The single transferable vote (STV) hasn’t been as widely adopted as other systems, having been used in Ireland and Malta, as well as local and European elections. Under this system, voters may rank candidates on a ballot in order of their personal preference. Henry Richmond Droop developed a quota in the 1860s, a method aiming to determine the number of votes necessary for a candidate to win an election under this method. “This was calculated by dividing the total number of candidate votes by the number of seats needed to be filled, additional with a one, and another one being added to the quotient” (Britannica, 2017) 2. Votes received by the candidate in excess are transferred to other candidates, according to the voters second preference. In the case there are seats vacant, this continues till all are filled. Due to this, results may fairly reflect the preferences of the voters. The system provides representation for minor parties and outcomes have shown “minor centrist parties benefit” and others such as minor radical parties are penalised. This was seen when the Democratic left, Daonlathas Clé, the political wing of the Irish republican army received similar shares in the national vote in the general election of 1997, the more centrist Democratic Left won four seats to their one. Often, results lead to a result more proportional, with percentage of cotes for the party being equal to the seats gained. This was seen in the case of the 2012 Scottish Local election, the SNP gained 32% of the first-choice votes and were awarded 35% of councillors across Scotland. For the house of commons to be elected through this, results may include a more varied group of MPs, based on the votes of the Constituency’s. It is believed by some that smaller parties “rarely win at local levels, where costs are not prohibitive” (Richie and Hill, 1996) 3. Thus, the representation of this geographical zone may increase, as opposed to hyper-representation, a possible outcome of the House tending to become more middle class with more male members as it has since 1945. Law making and questioning the decisions of the Government is an important role, and to prioritize and look after the needs of the people and the constituencies in order to create and question public laws that can meander the future, the community should be one that represents all. Through the STV, society may vote for the member that they best believe can provide for their needs. A varied and representative group can be created, as opposed to a pre-existing one that consists of white middle class men. With the future of constituencies in hand, a community that understands the needs is essential, created by using this method of PR as power remains in the people.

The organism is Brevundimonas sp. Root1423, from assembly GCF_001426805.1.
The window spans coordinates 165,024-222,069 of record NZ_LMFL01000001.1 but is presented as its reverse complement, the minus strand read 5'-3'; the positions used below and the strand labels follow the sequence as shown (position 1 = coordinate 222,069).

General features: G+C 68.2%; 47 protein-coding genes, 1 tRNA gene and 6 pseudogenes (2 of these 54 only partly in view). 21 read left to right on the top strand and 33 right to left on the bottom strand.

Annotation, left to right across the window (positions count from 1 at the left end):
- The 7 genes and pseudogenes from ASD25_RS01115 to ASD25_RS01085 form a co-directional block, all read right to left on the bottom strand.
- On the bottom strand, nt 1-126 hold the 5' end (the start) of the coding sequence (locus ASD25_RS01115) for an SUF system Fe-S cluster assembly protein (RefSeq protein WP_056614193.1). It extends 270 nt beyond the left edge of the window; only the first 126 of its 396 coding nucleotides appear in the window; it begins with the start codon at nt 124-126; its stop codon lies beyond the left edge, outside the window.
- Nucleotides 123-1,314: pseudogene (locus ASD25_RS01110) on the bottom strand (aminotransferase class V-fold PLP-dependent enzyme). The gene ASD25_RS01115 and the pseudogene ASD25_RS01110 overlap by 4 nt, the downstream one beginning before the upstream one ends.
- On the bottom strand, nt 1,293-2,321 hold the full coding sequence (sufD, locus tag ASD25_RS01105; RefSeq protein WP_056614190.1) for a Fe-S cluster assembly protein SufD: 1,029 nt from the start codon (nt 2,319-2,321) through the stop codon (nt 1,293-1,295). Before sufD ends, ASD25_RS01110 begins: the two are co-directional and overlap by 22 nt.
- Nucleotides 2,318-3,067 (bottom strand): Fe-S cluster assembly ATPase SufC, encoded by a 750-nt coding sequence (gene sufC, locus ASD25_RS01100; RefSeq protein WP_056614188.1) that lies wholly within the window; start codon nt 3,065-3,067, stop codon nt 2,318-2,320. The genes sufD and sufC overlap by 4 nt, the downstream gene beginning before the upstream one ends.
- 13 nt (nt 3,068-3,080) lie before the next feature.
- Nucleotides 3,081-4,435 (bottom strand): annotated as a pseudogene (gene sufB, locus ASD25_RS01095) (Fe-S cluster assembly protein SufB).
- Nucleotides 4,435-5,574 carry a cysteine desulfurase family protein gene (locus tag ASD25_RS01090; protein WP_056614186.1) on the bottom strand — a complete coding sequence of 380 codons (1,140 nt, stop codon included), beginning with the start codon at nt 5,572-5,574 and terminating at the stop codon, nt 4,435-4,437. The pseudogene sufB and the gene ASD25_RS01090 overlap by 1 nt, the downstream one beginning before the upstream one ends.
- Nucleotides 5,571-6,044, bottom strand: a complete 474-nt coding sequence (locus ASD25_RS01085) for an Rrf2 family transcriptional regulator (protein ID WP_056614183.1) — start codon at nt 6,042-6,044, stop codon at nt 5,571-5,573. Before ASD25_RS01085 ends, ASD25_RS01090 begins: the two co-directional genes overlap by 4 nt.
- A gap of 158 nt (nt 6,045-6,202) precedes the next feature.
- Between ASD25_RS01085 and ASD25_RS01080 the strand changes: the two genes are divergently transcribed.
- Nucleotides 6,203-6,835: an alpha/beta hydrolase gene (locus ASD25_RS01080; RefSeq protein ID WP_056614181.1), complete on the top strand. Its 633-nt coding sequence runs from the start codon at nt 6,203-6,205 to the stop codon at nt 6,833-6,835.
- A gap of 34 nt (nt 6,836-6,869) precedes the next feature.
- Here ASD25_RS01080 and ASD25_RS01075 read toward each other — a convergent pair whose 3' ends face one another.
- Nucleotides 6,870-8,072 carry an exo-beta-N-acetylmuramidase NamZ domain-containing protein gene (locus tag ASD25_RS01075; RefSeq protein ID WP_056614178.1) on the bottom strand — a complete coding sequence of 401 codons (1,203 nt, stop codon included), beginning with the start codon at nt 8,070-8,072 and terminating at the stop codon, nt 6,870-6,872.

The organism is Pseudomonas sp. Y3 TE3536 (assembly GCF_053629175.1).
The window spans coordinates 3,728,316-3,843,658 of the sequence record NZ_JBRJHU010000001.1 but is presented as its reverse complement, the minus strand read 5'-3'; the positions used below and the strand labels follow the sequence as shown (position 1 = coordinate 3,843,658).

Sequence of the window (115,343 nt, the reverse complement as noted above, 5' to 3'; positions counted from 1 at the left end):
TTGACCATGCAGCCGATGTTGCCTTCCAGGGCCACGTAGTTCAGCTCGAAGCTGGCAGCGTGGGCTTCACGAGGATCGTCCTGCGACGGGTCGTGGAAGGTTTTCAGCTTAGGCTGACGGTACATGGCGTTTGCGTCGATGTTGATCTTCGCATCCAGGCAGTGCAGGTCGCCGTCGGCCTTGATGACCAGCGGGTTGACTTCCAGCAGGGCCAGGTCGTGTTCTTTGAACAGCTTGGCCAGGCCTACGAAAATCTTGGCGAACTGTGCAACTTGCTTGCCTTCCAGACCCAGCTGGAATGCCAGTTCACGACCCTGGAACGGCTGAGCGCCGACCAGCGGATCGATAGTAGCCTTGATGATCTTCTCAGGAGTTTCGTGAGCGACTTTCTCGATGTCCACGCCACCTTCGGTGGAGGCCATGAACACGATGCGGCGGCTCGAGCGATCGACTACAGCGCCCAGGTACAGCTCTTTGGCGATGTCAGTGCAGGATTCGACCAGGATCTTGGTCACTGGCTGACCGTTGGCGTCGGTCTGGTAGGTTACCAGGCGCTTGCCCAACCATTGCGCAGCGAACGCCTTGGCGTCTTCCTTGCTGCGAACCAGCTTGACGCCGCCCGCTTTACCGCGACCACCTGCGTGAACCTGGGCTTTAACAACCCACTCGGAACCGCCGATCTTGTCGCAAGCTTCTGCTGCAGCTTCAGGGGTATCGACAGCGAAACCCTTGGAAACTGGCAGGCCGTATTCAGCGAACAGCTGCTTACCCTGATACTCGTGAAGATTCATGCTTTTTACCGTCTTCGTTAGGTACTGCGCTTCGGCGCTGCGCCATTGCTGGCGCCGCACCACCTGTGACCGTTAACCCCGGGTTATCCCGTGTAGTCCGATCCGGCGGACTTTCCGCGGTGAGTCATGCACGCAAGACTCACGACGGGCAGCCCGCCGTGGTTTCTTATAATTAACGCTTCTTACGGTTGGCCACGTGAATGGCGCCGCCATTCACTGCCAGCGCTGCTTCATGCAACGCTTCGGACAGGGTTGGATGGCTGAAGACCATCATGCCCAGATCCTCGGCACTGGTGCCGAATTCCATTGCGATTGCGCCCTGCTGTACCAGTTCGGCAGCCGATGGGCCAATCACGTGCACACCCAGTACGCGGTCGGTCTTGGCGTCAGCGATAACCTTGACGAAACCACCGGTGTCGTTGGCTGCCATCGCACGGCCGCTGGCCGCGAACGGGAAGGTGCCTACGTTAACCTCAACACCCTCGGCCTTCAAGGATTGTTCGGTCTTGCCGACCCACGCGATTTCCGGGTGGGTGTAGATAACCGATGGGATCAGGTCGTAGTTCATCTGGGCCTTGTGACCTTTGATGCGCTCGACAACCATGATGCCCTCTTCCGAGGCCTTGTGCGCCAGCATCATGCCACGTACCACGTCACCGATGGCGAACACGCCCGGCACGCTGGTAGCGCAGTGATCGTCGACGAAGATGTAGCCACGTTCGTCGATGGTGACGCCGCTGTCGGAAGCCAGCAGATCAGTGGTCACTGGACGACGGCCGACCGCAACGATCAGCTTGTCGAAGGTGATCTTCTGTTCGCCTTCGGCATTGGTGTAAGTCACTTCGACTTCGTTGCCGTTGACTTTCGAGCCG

As mentioned previously in the introduction, A range of PR is currently in system across the UK. In 2014, UKIP won 26.6% with 24 seats, the first time any other party other than Labour or conservative had one since 1996. Thus, in large constituencies with more than one party, smaller parties such as Lib Dem can be represented to win a proportional number of seats. A rising concern with PR is that extremist parties may gain power and de-stable the political structure in the UK. However as seen in the case mentioned previously, there were 20 parties such as the Green party that received votes without seats, such as Britain First. One argument against PR is that some voters may not have their view represented in seats, however in this case with a minority group, tyranny may be prevented.
Despite this argument, it can be said that STV has led to a lack of cooperation at a local authority level, making it more difficult for councils to agree on policies. This can be seen as currently there are a number of Labour conservative coalitions. In these circumstances, two political enemies have joined to keep the Scottish National Party out. Coalitions are not voted for by people, with the formation of these more likely under TSV. However, in retort to this, STV results in a situation where it is harder for one party to dominate a local authority, it will become more likely that two parties will have to work together, such as the Labour Conservative, encouraging the interlinking and transcendence of boundaries in order to create a better environment locally. With an election through this method, people may be better represented with two parties coming to compromises in order to decide on what is most effective for people, prioritising the needs of the many not the few.